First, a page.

Robert Sirico, a Catholic priest and co-founder of the Acton Institute, is perhaps one of the most economically literate clergymen you will find among America’s public intellectuals. While most seminaries do not train future pastors and lay leaders to think theologically about economics, Sirico says understanding questions about economics is necessary if Christian leaders want to rightly seek the good of society and train others to do the same. Joseph Gorra, founder and director of Veritas Life Center, talked Sirico about economic life and human flourishing.

At this year's Acton University conference, you spoke on how love is an indispensable basis for economic life. To some, that might seem odd if economic life is viewed as the maximization of utility and material well-being.

We can’t enter the marketplace as something other than what we really are, and real human love demonstrates the impossibility of being merely homoeconomicus(“the economic man”), which is essentially a thesis that reduces human beings to their materiality.

Humans are simultaneously material and transcendent, individual and social. We are not merely individual entities, though we are uniquely and unrepeatably that, even from the first moment of our conception. Yet the whole of our lives we are social and individual, material and spiritual. If we ignore this existential reality, then we fail to understand what it means to be human.

Love—authentic human love—helps us understand this anthropological reality. Even conjugal love offers more than physicality. In this act of love, we offer our whole selves, including our ideals, dreams, and indeed our future to one another—none of which exists in material reality. Love, especially in the biblical sense, is not merely what one wants for oneself, but is a free decision that wills the good of the person one loves. And this transcendent act, this non-material dimension of human anthropology—when open to new life—normatively results in other human persons who are made from the dust of the earth and the breath of life.

What is the most pervasive problem shaping our thinking related to economics and society?

In addition to the anthropological problem, people don’t think about economics much at all. This may be because we live in the most advanced economic society in history—including people in the developing world, because even though their lives are much more economically difficult than those in the developed world, they still live better than their ancestors did. Many people think we can just live off the legacy of a past prosperity; that we can live at the expense of everyone else. But this illusion can last only so long, and if we don’t attend to the dismal science of economics, we all will be in trouble.

Your book Defending the Free Market is less of an unbridled endorsement for capitalism as much as it is the moral case for a free economy. What can we gain by distinguishing freemarket from capitalism and then cronycapitalism?

I learned from my experiences in Latin America and Europe that the word capitalism is fraught with misconceptions. It is, in the first place, a Marxist word and is thus very narrow in its emphasis on the material. It refers only to stuff in the economy. A free market—or better, a free economy—refers to human action, where people make choices based on subjective needs, both as producers and consumers.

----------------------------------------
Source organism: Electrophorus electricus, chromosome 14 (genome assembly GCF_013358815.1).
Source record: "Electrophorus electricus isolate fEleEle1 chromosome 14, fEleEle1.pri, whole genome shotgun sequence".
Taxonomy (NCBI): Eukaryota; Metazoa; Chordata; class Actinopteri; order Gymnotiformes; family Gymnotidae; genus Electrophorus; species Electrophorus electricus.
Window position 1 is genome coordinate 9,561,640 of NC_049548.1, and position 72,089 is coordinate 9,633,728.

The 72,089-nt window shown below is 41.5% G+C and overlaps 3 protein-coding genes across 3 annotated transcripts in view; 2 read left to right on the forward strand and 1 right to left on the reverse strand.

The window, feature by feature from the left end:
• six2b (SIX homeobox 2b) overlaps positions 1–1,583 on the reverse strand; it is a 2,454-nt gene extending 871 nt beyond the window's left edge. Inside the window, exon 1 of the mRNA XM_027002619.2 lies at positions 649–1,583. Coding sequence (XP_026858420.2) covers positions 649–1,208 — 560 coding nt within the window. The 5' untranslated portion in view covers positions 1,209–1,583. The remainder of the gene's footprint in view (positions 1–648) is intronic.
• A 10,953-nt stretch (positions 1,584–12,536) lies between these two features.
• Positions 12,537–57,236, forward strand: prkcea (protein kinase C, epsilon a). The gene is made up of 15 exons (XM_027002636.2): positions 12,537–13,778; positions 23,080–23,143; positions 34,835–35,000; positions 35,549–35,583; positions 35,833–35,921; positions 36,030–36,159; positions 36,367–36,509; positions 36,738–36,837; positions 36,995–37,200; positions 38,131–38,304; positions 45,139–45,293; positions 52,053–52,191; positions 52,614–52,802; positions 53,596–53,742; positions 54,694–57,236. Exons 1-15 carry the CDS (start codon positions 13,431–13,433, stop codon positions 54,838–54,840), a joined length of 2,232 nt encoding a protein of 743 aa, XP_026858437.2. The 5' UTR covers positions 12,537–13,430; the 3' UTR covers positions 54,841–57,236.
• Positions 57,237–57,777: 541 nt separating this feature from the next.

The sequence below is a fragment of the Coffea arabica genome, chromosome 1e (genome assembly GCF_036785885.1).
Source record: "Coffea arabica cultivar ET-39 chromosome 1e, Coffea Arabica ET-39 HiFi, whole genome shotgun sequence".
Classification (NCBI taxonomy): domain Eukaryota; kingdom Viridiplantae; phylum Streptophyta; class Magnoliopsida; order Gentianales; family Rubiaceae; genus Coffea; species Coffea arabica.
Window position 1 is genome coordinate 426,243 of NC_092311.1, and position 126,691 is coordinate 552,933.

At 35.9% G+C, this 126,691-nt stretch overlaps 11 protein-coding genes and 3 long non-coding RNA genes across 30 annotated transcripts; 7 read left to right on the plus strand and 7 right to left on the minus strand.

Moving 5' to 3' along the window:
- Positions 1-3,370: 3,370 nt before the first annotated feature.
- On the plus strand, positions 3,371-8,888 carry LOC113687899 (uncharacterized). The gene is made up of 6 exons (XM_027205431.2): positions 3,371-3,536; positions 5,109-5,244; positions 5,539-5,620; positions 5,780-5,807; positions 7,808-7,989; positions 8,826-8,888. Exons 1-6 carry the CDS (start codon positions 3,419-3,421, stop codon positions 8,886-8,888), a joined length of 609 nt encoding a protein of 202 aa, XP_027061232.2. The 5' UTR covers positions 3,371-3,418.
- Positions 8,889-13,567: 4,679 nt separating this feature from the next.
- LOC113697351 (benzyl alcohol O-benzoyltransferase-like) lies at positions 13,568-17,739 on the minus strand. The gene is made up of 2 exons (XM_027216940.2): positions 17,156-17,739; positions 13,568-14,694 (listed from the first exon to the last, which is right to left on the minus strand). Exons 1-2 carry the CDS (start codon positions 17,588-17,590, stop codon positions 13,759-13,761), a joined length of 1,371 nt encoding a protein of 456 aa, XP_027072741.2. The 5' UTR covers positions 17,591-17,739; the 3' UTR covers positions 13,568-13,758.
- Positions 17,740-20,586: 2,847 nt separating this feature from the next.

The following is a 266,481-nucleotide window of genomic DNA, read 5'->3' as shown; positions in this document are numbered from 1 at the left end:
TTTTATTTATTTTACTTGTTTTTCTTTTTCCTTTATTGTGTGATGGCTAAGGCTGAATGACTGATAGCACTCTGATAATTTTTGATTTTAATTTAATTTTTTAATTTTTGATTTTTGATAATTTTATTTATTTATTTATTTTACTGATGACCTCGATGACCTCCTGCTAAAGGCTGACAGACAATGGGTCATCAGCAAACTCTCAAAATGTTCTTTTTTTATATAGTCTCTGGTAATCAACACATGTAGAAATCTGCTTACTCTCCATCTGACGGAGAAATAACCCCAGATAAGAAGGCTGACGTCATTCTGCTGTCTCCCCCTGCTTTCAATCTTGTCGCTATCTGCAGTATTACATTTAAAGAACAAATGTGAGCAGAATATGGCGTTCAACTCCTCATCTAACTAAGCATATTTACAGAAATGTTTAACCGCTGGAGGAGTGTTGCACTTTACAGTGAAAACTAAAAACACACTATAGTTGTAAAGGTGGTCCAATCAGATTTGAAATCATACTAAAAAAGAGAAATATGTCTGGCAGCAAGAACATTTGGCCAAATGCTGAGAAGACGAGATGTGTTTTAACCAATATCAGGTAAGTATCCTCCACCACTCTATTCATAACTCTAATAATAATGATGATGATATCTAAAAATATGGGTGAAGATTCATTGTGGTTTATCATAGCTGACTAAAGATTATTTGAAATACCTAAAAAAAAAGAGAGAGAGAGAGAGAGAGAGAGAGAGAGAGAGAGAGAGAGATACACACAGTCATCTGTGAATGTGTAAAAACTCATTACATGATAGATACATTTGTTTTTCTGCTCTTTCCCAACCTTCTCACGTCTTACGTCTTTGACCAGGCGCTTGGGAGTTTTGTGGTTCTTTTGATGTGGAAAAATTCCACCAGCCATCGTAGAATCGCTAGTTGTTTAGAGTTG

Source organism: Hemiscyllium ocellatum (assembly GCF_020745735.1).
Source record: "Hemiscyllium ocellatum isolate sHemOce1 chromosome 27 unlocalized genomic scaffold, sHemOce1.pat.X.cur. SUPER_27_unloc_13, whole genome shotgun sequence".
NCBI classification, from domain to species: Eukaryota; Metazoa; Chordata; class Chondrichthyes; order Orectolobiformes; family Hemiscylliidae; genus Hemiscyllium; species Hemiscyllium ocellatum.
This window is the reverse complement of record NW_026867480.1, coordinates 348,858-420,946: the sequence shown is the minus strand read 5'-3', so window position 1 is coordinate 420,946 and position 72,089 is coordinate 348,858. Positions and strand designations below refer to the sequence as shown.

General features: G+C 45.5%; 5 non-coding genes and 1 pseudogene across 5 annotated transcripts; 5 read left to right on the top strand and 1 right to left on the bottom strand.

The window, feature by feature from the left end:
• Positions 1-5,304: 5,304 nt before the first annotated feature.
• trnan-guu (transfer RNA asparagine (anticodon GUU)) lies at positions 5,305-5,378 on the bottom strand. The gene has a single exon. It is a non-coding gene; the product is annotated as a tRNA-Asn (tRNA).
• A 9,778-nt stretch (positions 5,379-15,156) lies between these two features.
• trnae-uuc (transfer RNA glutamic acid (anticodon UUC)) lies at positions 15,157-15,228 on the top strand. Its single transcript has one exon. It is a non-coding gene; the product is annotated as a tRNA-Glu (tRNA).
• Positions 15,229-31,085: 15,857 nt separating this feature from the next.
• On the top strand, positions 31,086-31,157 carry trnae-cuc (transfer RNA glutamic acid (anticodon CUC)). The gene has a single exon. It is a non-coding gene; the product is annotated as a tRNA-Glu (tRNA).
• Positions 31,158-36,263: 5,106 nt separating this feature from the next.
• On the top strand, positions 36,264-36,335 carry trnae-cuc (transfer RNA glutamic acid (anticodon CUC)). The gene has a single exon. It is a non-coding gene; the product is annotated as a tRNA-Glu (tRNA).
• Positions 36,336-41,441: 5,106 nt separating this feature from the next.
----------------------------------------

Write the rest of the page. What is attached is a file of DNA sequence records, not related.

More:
Crony capitalism or State capitalism is the antithesis of a free economy, which depends on favors from politicians to include or exclude people from the circle of exchange. Even Adam Smith acknowledges this in his Wealth of Nations, where he warns against this tendency.

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Political analyst Yuval Levin said, “A capitalist system requires the kind of citizen that it does not produce.” How would you respond?

I would agree, but only if by “capitalist system” Mr. Levin means one that is without a moral understanding of enterprise, the rule of law, clear rights to property and contract, and all those elements that went into the development of the West. The problem is today we are losing the moral sensibility and the transcendent reference point, that which yields not merely material prosperity but moral purpose and significance.

I am not promoting merely a free society, but one that is both free and virtuous. Only this is worthy of human beings.

There is a longstanding Main Street vs. Wall Street attitude that tends to occupy the American popular imagination of pundits, politicians, populists, and some pastors. Given your theology of work, vocation, and economics, what is your take on that attitude?

The formation of a moral conscience within an entire industry necessitates examining two aspects. The first recognizes the hard work and creative endeavors of the many men and women who work in these businesses. Their work has improved the entrepreneur’s capacity to raise capital and allows common people to participate in some of history's most successful enterprises by way of a stock market. We must also see their work with full knowledge of the particulars. One could compare this to a quantitative strategist creating a new financial product to an automotive engineer devising a new vehicle safety system. Both exhibit a creative human contribution to the service of others through trade.

The second aspect is to examine the ethics of business models that make up this industry. Aside from debating interest rates and profits, few theologians today would see a moral impediment to profitably lending money to your neighbor. The real moral questions arise when our system of fractional reserve banking allows the financing industry to operate money with such economic exception. In many contexts, we have less of a Wall Street investor problem and more of a regulatory capture problem. It’s appropriate that people regard some Wall Street activities as immoral business, and I the think most beneficial thing to do going forward is help people understand the nature of sound money and its important role in our economy.

In recent years, high frequency trading has often dominated criticisms of Wall Street. What are the challenges we face in understanding this convergence of information technology advances, markets, and sometimes predatory activities?

The complexity of the trading activity creates situations that are sometimes difficult to distinguish as predatory or simply highly competitive.

Much high frequency trading is an outgrowth of a more antiquated market structure by which brokers and market makers operated a standard share distribution model intending to assist firms in raising capital, as well as to provide investors liquidity and reduce counter-party risk. High frequency trading could become predatory if relationships from the old market model prevent new participants from competing in a transparent and freely accessed marketplace, which can occur in a variety of circumstances. Not the least of which is when a distortion of free markets occur as political favoritism plays a significant role—through bailouts, for instance. Unlike the implication one often finds in many news headlines, it’s not the speed of trading as much as the quality, transparency, and freedom of the marketplace that will allow us to determine the moral fruits of this endeavor.